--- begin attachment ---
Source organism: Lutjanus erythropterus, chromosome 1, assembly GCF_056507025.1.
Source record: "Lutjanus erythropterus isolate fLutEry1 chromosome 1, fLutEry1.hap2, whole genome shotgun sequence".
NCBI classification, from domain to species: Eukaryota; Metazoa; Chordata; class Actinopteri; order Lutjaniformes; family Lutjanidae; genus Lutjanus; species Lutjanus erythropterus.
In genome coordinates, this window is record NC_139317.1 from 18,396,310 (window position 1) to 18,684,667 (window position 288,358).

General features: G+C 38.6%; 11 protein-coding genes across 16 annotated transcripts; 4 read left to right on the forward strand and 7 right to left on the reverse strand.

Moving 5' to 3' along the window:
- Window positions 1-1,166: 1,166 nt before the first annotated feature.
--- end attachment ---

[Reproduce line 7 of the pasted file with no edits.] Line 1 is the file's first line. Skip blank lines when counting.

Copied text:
- Window positions 1-1,166: 1,166 nt before the first annotated feature.